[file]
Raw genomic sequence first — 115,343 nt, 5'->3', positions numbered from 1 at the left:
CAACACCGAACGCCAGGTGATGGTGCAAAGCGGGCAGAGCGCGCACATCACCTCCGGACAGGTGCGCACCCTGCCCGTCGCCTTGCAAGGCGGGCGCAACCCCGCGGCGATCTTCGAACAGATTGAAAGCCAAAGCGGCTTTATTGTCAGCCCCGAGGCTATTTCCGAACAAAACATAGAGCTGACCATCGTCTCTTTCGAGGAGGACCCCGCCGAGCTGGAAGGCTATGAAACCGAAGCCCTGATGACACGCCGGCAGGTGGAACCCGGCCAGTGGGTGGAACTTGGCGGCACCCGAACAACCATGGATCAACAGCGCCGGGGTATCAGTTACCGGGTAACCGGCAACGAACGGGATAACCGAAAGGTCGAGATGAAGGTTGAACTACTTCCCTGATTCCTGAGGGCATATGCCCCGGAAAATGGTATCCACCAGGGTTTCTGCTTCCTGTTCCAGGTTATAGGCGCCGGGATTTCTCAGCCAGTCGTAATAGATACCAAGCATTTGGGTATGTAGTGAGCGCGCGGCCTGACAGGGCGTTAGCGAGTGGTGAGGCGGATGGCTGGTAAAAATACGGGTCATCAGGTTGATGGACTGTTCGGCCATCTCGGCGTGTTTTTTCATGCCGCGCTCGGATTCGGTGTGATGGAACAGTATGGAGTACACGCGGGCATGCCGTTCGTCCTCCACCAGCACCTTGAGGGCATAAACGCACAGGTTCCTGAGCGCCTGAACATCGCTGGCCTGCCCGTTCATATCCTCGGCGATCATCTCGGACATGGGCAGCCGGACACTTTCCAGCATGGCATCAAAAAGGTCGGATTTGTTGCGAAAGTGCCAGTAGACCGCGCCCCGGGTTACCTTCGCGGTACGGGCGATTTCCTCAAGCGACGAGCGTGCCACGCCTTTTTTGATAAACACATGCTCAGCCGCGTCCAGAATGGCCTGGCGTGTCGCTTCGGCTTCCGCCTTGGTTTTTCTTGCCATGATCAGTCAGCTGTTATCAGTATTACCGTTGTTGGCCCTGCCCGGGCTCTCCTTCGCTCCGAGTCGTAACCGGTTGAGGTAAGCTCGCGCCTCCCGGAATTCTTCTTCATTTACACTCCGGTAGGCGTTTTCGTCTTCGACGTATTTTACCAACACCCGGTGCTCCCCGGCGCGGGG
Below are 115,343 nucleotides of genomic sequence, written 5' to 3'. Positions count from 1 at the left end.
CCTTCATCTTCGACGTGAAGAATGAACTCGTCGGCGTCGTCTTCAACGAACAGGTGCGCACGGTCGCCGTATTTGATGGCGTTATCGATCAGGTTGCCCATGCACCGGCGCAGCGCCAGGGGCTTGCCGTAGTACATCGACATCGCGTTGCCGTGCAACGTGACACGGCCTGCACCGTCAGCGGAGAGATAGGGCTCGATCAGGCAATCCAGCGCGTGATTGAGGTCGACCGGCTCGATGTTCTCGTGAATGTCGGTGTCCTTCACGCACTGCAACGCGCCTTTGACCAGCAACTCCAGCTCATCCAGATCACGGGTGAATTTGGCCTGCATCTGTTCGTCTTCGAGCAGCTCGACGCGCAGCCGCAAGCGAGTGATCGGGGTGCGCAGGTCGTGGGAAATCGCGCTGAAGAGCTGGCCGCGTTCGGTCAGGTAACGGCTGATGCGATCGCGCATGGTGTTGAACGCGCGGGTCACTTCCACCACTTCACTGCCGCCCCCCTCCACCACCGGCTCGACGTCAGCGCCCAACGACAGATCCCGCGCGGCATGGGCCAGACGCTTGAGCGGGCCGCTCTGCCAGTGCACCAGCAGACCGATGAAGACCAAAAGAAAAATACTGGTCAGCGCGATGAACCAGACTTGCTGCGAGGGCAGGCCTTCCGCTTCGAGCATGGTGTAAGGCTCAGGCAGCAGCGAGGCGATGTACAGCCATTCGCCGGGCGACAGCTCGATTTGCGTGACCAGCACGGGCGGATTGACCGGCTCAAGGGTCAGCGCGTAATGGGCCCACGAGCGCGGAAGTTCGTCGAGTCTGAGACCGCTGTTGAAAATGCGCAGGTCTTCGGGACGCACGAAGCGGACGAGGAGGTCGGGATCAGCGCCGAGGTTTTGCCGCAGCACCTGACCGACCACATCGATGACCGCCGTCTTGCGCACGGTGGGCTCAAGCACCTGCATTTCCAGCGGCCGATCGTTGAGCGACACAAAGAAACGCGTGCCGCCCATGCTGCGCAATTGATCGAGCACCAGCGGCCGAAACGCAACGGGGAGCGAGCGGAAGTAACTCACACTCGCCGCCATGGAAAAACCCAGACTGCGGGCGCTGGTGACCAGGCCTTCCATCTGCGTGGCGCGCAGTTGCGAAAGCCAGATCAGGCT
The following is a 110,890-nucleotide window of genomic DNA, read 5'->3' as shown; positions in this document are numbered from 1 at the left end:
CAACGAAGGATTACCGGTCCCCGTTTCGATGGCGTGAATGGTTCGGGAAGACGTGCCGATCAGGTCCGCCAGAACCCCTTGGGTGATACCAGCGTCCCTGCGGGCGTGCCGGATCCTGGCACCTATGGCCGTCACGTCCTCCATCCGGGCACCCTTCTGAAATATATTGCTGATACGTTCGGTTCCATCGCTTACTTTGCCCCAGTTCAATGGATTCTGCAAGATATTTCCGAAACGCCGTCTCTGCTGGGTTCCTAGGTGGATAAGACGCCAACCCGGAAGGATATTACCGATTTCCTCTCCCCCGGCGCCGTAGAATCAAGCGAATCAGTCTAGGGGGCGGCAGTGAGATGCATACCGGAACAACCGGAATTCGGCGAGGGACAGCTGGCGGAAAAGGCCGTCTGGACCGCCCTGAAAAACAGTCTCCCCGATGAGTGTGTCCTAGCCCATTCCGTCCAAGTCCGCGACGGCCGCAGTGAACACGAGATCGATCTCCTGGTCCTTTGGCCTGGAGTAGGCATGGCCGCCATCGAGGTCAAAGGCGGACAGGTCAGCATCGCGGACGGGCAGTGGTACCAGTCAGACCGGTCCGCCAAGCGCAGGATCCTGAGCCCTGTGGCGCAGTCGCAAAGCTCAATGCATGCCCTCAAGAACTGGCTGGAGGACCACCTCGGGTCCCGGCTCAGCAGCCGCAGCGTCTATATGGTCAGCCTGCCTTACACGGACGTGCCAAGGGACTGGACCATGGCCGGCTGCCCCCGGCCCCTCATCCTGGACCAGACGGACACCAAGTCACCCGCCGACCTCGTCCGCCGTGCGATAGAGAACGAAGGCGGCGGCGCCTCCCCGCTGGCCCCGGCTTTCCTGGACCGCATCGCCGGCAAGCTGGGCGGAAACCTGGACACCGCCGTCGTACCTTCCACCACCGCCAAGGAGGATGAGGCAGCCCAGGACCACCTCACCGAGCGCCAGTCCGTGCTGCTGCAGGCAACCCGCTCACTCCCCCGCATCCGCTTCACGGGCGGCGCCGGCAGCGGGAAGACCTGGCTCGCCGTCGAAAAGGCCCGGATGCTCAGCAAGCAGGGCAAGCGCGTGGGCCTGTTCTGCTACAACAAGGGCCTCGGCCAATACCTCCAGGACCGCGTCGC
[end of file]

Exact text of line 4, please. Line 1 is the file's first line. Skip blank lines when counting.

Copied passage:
CCTTCATCTTCGACGTGAAGAATGAACTCGTCGGCGTCGTCTTCAACGAACAGGTGCGCACGGTCGCCGTATTTGATGGCGTTATCGATCAGGTTGCCCATGCACCGGCGCAGCGCCAGGGGCTTGCCGTAGTACATCGACATCGCGTTGCCGTGCAACGTGACACGGCCTGCACCGTCAGCGGAGAGATAGGGCTCGATCAGGCAATCCAGCGCGTGATTGAGGTCGACCGGCTCGATGTTCTCGTGAATGTCGGTGTCCTTCACGCACTGCAACGCGCCTTTGACCAGCAACTCCAGCTCATCCAGATCACGGGTGAATTTGGCCTGCATCTGTTCGTCTTCGAGCAGCTCGACGCGCAGCCGCAAGCGAGTGATCGGGGTGCGCAGGTCGTGGGAAATCGCGCTGAAGAGCTGGCCGCGTTCGGTCAGGTAACGGCTGATGCGATCGCGCATGGTGTTGAACGCGCGGGTCACTTCCACCACTTCACTGCCGCCCCCCTCCACCACCGGCTCGACGTCAGCGCCCAACGACAGATCCCGCGCGGCATGGGCCAGACGCTTGAGCGGGCCGCTCTGCCAGTGCACCAGCAGACCGATGAAGACCAAAAGAAAAATACTGGTCAGCGCGATGAACCAGACTTGCTGCGAGGGCAGGCCTTCCGCTTCGAGCATGGTGTAAGGCTCAGGCAGCAGCGAGGCGATGTACAGCCATTCGCCGGGCGACAGCTCGATTTGCGTGACCAGCACGGGCGGATTGACCGGCTCAAGGGTCAGCGCGTAATGGGCCCACGAGCGCGGAAGTTCGTCGAGTCTGAGACCGCTGTTGAAAATGCGCAGGTCTTCGGGACGCACGAAGCGGACGAGGAGGTCGGGATCAGCGCCGAGGTTTTGCCGCAGCACCTGACCGACCACATCGATGACCGCCGTCTTGCGCACGGTGGGCTCAAGCACCTGCATTTCCAGCGGCCGATCGTTGAGCGACACAAAGAAACGCGTGCCGCCCATGCTGCGCAATTGATCGAGCACCAGCGGCCGAAACGCAACGGGGAGCGAGCGGAAGTAACTCACACTCGCCGCCATGGAAAAACCCAGACTGCGGGCGCTGGTGACCAGGCCTTCCATCTGCGTGGCGCGCAGTTGCGAAAGCCAGATCAGGCT